Michael McDowell: The usual driver for Leavine Family Racing, this weekend he’ll be racing for Richard Childress Racing in Road America. LFR, a customer team for RCR, has had Sam Hornish Jr. in the No. 95 car and will continue to have him in until Sunday.

McDowell has had some great success on road courses in his NASCAR career, with three of his five top 5s in XFINITY competition coming on the road courses. He has been fast so far, placing first and second in the two practice sessions for the race and qualifying second. McDowell is the only driver of the three that has a full time NASCAR career, and is one of only a few full-time (or near full-time) Sprint Cup Series drivers without a win in any NASCAR national touring series race. McDowell has the experience edge, but the other two drivers have been more competitive in their respective series.

Owen Kelly: An Aussie who has hooked up with JGR to drive the team’s vaunted No. 18 Toyota this week. Kelly was second and fourth in the practice sessions and will qualified fourth. Although Kelly doesn’t have as much experience driving stock cars as the other two, he is in superior equipment; JGR has absolutely dominated this season. Kelly’s best XFINITY finishes so far have been fifth and fourth, both coming at Road America.

Alex Tagliani: “Tags” will probably be the only driver to make starts in both IndyCar and NASCAR this season, where he usually races in the NASCAR Pinty’s Series. Tagliani, in the No. 22 for Team Penske this week, has only one major open wheel victory, but it came at Road America, the only  oneof the three who have tasted victory at the Elkhart Lake road course. Tagliani will start on pole for Saturday’s race, his fifth in just nine starts, and has three runner-up finishes in his career.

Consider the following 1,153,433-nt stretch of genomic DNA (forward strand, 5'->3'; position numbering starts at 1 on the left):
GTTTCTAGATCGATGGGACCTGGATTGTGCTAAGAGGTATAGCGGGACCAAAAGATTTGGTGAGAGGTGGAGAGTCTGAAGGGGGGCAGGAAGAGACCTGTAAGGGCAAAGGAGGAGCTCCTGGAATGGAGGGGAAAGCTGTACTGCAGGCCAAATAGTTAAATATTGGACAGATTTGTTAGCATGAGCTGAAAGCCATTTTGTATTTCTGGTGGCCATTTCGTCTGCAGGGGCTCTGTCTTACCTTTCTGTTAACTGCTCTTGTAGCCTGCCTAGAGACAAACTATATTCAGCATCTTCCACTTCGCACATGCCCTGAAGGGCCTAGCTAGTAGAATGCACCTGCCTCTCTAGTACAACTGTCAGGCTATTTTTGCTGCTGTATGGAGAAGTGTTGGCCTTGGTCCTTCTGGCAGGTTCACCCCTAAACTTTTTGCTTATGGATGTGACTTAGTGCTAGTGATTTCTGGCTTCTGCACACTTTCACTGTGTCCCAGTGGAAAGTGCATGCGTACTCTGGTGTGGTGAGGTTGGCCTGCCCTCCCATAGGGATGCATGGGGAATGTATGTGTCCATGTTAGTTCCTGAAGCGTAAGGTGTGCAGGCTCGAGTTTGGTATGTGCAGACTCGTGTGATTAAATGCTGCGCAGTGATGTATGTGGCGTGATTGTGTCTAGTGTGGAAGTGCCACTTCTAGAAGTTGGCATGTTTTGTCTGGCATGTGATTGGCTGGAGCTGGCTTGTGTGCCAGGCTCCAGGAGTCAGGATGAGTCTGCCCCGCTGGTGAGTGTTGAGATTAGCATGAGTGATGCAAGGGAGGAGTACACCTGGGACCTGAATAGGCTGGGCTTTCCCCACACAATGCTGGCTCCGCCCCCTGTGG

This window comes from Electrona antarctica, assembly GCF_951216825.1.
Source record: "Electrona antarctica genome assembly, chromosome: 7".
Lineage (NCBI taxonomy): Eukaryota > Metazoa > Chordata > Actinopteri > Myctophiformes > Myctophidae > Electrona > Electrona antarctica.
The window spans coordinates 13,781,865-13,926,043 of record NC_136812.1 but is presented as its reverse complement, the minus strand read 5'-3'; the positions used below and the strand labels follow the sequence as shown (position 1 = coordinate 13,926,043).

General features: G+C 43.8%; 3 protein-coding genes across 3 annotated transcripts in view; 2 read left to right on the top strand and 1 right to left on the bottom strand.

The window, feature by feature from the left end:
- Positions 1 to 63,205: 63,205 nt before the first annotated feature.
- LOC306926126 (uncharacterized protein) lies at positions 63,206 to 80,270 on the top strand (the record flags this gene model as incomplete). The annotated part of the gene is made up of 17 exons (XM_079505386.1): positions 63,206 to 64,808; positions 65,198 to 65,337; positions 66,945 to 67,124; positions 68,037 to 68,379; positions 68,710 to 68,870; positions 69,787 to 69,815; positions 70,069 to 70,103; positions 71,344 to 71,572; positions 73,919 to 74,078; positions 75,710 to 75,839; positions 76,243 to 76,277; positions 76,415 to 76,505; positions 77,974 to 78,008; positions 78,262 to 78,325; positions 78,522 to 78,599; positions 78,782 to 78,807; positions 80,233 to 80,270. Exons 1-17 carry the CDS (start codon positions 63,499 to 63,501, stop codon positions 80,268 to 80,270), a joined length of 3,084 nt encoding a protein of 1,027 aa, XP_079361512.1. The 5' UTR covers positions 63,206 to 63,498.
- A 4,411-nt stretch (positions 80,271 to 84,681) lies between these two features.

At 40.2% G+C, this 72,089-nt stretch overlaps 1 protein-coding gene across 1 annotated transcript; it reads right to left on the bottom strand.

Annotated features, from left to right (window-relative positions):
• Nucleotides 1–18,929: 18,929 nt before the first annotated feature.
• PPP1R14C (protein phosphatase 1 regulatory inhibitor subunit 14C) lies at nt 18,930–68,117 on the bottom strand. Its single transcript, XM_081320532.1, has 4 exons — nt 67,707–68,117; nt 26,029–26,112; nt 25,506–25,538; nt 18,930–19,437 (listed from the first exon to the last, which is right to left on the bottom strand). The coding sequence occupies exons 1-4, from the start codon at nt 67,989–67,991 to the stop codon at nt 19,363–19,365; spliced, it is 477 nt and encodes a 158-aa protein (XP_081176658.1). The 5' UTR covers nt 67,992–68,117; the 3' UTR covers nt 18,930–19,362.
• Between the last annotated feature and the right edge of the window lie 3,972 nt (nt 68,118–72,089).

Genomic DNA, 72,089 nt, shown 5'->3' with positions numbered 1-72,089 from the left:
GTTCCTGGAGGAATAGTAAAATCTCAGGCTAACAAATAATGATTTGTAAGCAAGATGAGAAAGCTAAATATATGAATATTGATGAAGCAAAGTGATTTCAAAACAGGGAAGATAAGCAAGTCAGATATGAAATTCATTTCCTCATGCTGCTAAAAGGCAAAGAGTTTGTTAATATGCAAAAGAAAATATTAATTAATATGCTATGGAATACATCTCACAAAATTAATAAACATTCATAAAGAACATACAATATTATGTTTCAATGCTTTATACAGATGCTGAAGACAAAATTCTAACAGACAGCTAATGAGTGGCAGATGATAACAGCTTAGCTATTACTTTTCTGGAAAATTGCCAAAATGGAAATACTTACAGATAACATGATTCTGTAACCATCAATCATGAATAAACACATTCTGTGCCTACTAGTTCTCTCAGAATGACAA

1. Could another surprise winner come from out of the Ford camp this weekend?

With how successful Ford has been with this new package, there’s a possibility that Ford could see another surprise winner before the Chase. Here’s a look at three possible candidates:

Ryan Blaney (20th in points): the odds on favorite of the bunch, Blaney has access to most of Team Penske’s data and has run well this season. He has been plagued by inconsistency however, and needs some solid runs to at least get back into the Rookie of The Year picture.

Greg Biffle (22nd in points): Biffle has always been at least decent at Michigan. He has four wins at the two mile track and his 2013 win is the most recent for both himself and Roush. “The Biff” has struggled this season, but finished sixth at Kentucky, the last race with this new aero package.

Ricky Stenhouse, Jr. (19th in points): Stenhouse is on pace for a career year, but needs a win to get into the Chase. After an emotional second at Bristol last week, he has the momentum, and with how much Roush has put into his Michigan cars, will have a decent shot at a surprise victory.

About the author

Michael has watched NASCAR for 20 years and regularly covered the sport from 2013-2021. He moved on to Formula 1, IndyCar, and SRX coverage for the site, while still putting a toe in the water from time-to-time back into the NASCAR pool.